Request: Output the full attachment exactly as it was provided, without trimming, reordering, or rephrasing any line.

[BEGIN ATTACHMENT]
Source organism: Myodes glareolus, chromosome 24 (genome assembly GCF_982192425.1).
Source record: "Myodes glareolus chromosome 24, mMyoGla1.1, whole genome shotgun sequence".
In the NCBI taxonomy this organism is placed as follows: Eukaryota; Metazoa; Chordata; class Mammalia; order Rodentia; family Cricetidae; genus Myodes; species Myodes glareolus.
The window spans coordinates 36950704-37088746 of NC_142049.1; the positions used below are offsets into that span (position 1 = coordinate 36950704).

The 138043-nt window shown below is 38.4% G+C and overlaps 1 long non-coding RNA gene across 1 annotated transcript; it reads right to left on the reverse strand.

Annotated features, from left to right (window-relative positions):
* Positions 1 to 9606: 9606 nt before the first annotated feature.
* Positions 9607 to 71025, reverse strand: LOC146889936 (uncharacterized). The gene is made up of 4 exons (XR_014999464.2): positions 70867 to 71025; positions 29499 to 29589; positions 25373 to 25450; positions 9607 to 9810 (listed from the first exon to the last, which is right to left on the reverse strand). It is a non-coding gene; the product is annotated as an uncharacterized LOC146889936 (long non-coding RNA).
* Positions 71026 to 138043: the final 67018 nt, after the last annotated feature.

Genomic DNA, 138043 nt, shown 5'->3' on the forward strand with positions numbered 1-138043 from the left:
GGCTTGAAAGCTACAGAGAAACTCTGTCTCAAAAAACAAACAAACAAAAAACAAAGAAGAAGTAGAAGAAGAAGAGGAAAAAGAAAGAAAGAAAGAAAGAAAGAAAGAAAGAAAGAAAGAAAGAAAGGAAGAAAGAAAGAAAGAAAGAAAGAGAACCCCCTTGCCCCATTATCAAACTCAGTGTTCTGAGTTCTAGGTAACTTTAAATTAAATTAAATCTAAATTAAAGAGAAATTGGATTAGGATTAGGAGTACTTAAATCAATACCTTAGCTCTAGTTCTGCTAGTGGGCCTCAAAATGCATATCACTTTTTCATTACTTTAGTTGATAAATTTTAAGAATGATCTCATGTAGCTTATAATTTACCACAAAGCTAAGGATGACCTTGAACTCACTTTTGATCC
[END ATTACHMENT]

Source organism: Myodes glareolus, chromosome 24 (genome assembly GCF_982192425.1).
Source record: "Myodes glareolus chromosome 24, mMyoGla1.1, whole genome shotgun sequence".
In the NCBI taxonomy this organism is placed as follows: Eukaryota; Metazoa; Chordata; class Mammalia; order Rodentia; family Cricetidae; genus Myodes; species Myodes glareolus.
The window spans coordinates 36950704-37088746 of NC_142049.1; the positions used below are offsets into that span (position 1 = coordinate 36950704).

The 138043-nt window shown below is 38.4% G+C and overlaps 1 long non-coding RNA gene across 1 annotated transcript; it reads right to left on the reverse strand.

Annotated features, from left to right (window-relative positions):
* Positions 1 to 9606: 9606 nt before the first annotated feature.
* Positions 9607 to 71025, reverse strand: LOC146889936 (uncharacterized). The gene is made up of 4 exons (XR_014999464.2): positions 70867 to 71025; positions 29499 to 29589; positions 25373 to 25450; positions 9607 to 9810 (listed from the first exon to the last, which is right to left on the reverse strand). It is a non-coding gene; the product is annotated as an uncharacterized LOC146889936 (long non-coding RNA).
* Positions 71026 to 138043: the final 67018 nt, after the last annotated feature.

Genomic DNA, 138043 nt, shown 5'->3' on the forward strand with positions numbered 1-138043 from the left:
GGCTTGAAAGCTACAGAGAAACTCTGTCTCAAAAAACAAACAAACAAAAAACAAAGAAGAAGTAGAAGAAGAAGAGGAAAAAGAAAGAAAGAAAGAAAGAAAGAAAGAAAGAAAGAAAGAAAGAAAGGAAGAAAGAAAGAAAGAAAGAAAGAGAACCCCCTTGCCCCATTATCAAACTCAGTGTTCTGAGTTCTAGGTAACTTTAAATTAAATTAAATCTAAATTAAAGAGAAATTGGATTAGGATTAGGAGTACTTAAATCAATACCTTAGCTCTAGTTCTGCTAGTGGGCCTCAAAATGCATATCACTTTTTCATTACTTTAGTTGATAAATTTTAAGAATGATCTCATGTAGCTTATAATTTACCACAAAGCTAAGGATGACCTTGAACTCACTTTTGATCC